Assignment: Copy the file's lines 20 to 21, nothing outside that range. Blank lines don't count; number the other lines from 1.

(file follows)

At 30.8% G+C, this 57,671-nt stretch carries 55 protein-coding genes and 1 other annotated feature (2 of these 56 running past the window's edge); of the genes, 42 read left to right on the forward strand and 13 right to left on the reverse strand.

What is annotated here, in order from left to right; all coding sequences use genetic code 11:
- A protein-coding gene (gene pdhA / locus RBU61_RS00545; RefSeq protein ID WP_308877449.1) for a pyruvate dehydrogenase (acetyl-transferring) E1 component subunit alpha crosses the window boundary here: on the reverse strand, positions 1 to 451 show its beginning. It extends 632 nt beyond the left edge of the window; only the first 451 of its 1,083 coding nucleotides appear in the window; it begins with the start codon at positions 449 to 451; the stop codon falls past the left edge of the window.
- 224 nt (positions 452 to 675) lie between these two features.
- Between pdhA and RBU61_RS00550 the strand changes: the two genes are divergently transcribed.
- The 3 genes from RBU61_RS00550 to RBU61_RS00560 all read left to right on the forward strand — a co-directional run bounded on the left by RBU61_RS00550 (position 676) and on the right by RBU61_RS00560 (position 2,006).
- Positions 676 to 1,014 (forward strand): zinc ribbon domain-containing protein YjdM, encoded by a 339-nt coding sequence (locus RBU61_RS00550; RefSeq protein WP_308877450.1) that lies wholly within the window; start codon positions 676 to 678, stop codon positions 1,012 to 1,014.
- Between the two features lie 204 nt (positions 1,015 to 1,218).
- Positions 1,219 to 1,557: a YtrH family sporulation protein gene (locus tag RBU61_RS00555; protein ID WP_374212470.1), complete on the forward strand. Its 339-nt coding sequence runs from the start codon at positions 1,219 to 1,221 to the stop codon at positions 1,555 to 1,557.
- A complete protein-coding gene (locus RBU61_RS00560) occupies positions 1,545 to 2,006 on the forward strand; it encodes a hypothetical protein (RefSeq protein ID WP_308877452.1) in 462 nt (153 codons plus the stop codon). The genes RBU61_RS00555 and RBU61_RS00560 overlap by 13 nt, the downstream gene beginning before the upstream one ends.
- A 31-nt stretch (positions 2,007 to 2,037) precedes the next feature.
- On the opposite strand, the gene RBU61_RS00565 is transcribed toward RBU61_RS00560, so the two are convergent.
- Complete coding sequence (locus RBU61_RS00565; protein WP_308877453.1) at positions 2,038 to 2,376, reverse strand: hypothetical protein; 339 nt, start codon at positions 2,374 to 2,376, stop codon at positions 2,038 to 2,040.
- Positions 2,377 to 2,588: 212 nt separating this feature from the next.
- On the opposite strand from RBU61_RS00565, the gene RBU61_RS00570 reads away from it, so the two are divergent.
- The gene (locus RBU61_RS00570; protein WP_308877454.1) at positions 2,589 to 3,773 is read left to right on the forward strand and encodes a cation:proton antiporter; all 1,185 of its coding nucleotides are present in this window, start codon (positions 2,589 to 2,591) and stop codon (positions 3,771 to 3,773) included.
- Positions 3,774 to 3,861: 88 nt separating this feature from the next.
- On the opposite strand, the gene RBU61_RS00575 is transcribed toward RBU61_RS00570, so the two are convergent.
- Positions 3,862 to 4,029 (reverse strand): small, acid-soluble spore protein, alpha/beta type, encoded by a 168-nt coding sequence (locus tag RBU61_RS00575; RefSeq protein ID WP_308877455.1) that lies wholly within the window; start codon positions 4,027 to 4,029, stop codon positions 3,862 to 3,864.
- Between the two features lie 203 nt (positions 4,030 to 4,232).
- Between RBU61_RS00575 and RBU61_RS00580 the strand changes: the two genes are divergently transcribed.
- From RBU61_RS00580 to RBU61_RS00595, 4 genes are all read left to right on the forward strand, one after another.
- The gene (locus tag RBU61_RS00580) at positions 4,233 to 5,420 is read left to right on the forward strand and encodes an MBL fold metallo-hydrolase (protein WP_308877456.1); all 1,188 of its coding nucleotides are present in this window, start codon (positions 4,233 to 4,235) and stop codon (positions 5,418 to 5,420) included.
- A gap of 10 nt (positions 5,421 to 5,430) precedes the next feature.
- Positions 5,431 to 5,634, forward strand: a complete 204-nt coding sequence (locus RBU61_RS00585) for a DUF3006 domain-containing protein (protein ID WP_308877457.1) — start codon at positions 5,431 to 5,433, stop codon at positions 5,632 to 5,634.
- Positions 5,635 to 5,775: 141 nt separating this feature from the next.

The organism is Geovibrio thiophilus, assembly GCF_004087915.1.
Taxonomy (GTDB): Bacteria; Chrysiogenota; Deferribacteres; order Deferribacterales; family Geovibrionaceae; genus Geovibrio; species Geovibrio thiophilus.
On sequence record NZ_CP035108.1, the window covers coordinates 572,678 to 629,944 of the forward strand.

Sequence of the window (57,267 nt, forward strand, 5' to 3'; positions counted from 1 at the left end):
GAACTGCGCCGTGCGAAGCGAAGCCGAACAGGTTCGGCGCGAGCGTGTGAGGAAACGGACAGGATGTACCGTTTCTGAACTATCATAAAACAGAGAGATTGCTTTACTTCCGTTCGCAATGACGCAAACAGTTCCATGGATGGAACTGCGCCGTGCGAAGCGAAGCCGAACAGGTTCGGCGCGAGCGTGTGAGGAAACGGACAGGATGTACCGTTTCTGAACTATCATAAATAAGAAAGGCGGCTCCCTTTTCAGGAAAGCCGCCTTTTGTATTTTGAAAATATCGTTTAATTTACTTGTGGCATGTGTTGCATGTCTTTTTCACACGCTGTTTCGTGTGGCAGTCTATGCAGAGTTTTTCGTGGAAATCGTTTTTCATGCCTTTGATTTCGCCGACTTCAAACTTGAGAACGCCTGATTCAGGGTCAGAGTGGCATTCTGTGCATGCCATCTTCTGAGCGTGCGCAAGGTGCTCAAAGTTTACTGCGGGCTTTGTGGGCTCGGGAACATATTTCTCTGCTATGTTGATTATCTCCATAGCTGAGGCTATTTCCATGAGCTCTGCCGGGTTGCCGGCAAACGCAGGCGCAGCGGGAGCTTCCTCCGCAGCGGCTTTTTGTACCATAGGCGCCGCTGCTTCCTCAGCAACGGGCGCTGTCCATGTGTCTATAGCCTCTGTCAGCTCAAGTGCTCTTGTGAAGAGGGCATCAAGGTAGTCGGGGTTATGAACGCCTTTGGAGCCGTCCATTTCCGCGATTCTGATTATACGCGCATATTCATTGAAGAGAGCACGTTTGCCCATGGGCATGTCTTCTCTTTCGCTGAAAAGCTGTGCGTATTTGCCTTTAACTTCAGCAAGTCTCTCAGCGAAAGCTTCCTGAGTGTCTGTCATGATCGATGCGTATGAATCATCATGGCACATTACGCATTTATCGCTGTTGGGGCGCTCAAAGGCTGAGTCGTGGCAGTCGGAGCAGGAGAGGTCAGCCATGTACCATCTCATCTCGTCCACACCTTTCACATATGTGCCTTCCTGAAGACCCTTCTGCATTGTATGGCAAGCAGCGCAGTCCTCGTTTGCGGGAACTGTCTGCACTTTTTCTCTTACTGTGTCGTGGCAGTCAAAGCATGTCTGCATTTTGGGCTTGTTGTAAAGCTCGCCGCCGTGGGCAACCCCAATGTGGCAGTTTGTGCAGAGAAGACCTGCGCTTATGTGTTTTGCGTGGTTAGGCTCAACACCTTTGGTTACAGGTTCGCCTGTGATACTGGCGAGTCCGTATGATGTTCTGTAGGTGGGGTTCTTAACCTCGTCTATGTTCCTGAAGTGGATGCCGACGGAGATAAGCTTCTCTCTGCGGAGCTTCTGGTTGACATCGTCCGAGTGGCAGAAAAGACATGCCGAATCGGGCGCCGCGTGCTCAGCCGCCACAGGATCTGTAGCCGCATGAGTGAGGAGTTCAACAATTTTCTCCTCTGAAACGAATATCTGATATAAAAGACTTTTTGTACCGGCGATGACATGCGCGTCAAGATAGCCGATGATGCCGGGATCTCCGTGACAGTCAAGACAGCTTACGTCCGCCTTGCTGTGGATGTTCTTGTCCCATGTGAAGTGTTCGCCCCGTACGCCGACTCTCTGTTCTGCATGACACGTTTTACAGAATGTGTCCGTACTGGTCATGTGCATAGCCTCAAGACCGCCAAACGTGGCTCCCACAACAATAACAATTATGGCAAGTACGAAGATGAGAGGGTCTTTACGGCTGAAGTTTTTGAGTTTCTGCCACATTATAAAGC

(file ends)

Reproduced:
- Between the two features lie 203 nt (positions 4,030 to 4,232).
- Between RBU61_RS00575 and RBU61_RS00580 the strand changes: the two genes are divergently transcribed.